8. Respect your body

Stop criticising your body and learn to love and accept yourself as you are. It’s okay if losing weight is one of your goals, but respect your body unconditionally.

9. Exercise for pleasure

Instead of looking at exercise as a way to burn calories or speed up weight loss, try to see it as a way to honour your body’s need to exercise regularly. Find a sport you enjoy and shift your focus from weight loss to its other benefits, such as increased energy and a better mood.

10. Honour your health with a healthy diet

Even though intuitive eating does not impose strict rules on eating, it is always best to choose healthy and nutrient-rich foods. You can indulge whenever you want, but ideally, your food choices will honour your health as much as you honour your body’s desires.

Tips for being more attuned to your signals

  • Get plenty of rest
    Getting 7 to 8 hours of sleep a night balances the hormones of hunger and satiety. When we are tired, our hunger signals are exacerbated and satiety becomes more difficult to identify.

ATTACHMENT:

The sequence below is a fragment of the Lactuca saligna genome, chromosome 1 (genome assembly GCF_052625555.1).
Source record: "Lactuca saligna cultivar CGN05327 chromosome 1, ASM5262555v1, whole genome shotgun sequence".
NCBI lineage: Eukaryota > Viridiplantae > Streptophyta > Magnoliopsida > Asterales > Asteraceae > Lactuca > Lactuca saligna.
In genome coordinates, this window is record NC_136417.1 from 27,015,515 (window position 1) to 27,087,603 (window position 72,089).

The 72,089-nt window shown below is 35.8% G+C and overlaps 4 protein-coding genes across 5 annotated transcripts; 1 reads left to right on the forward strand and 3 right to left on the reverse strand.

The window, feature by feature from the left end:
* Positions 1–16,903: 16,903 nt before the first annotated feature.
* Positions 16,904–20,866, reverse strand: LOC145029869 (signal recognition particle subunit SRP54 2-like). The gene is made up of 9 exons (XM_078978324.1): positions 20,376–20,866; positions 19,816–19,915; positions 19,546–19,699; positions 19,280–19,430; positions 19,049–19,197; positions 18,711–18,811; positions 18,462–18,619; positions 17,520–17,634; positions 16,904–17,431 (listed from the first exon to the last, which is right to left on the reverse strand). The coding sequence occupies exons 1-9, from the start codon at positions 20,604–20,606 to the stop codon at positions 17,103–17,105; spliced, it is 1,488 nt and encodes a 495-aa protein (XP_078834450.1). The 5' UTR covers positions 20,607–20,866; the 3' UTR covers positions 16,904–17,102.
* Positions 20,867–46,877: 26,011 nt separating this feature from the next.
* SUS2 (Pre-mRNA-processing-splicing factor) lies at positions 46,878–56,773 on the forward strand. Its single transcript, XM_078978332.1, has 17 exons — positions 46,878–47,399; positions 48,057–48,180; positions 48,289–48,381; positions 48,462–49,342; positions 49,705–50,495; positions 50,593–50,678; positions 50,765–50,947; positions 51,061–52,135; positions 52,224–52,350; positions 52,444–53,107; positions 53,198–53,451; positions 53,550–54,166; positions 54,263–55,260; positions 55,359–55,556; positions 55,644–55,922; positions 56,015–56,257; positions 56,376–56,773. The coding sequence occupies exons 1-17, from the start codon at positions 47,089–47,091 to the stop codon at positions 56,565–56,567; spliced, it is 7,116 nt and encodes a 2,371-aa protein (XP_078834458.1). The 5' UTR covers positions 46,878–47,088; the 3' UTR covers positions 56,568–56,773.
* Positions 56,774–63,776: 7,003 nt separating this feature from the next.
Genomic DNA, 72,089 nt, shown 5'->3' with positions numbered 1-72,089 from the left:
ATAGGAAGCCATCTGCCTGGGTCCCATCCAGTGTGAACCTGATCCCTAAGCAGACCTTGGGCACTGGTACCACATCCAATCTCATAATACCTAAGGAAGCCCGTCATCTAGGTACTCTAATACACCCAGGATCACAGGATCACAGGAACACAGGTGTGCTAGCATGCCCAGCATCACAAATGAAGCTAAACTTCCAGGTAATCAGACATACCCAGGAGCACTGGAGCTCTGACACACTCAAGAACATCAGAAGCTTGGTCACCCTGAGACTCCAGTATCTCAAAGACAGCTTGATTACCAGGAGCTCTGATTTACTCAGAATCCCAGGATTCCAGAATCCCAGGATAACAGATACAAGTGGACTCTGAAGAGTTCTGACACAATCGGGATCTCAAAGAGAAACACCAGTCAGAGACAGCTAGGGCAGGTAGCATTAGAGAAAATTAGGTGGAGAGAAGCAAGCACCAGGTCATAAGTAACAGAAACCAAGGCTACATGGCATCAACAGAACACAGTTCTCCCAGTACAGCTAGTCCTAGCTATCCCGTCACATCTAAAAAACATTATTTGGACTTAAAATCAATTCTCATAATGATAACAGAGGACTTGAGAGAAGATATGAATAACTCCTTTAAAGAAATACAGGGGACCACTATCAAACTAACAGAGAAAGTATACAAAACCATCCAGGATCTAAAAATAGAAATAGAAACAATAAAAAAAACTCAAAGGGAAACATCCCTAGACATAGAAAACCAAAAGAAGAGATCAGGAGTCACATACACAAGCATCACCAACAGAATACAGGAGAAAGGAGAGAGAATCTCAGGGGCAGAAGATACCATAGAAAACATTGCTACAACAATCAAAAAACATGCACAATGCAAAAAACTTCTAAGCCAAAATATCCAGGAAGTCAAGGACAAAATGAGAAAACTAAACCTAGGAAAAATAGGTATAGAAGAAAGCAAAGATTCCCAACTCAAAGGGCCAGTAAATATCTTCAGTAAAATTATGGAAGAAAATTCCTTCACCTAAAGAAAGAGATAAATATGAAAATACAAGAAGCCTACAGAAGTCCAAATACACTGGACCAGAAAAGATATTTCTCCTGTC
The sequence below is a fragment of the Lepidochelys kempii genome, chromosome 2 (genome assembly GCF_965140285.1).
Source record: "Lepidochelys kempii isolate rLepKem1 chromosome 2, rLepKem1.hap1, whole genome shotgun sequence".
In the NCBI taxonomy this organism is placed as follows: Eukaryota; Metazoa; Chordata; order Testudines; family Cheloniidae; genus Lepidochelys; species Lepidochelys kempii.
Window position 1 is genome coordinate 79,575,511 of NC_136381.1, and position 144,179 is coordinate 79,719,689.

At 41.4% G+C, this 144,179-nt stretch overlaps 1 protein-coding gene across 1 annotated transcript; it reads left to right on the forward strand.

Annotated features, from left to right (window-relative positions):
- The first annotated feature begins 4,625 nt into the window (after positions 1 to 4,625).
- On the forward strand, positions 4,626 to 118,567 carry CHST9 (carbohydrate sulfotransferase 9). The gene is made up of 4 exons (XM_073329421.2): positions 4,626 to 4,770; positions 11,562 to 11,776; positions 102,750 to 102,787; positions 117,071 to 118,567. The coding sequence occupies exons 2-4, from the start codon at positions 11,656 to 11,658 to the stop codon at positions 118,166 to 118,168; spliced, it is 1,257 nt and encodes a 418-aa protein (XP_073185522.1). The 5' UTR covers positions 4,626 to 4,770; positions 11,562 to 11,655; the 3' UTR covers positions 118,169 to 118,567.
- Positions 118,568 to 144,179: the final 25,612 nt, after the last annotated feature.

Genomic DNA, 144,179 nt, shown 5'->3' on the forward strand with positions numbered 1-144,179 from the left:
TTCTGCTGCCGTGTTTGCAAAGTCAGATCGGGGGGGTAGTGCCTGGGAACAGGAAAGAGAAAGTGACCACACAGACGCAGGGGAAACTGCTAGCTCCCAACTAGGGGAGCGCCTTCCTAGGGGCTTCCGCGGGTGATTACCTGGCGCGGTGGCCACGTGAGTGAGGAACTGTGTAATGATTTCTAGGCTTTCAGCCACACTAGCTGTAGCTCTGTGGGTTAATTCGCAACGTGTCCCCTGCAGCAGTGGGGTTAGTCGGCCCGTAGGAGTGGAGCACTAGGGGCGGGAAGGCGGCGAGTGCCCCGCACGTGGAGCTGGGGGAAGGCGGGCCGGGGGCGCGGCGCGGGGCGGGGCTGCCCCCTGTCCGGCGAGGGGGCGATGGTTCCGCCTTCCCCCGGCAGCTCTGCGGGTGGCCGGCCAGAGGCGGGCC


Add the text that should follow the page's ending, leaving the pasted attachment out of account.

• Drink enough water
    Drinking enough water ensures that our hunger signal is not simply a thirst signal.
  • Get moving every day
    Doing 30 minutes of physical exercise a day helps our satiety signal to be more effective.
  • Eat slowly and mindfully
    Taking the time to eat slowly allows us to savour our food and recognise satiety signals more easily.
  • Enjoy your food!
    Enjoying food with all our senses allows us to identify what we like about the food (or dish) and/or what we don’t like. It also allows us to better identify when the food no longer tastes good (decreased interest in the food).

Intuitive eating is an anti-dieting approach that involves listening to and honouring your internal hunger and satiety signals. The idea is that when you learn to identify your body’s needs correctly, it can lead to a better relationship with food, a decrease in binge eating behaviours and long-term weight maintenance. If you are used to restrictive dieting, it may take some time to get in touch with your body’s needs, but following the 10 intuitive eating principles can help you to get there.

If you need advice or are having difficulty starting to eat in a more intuitive way, please contact a Vivapp coach. They are qualified and will be able to help you achieve your goals.

written by Aurelia Corbaz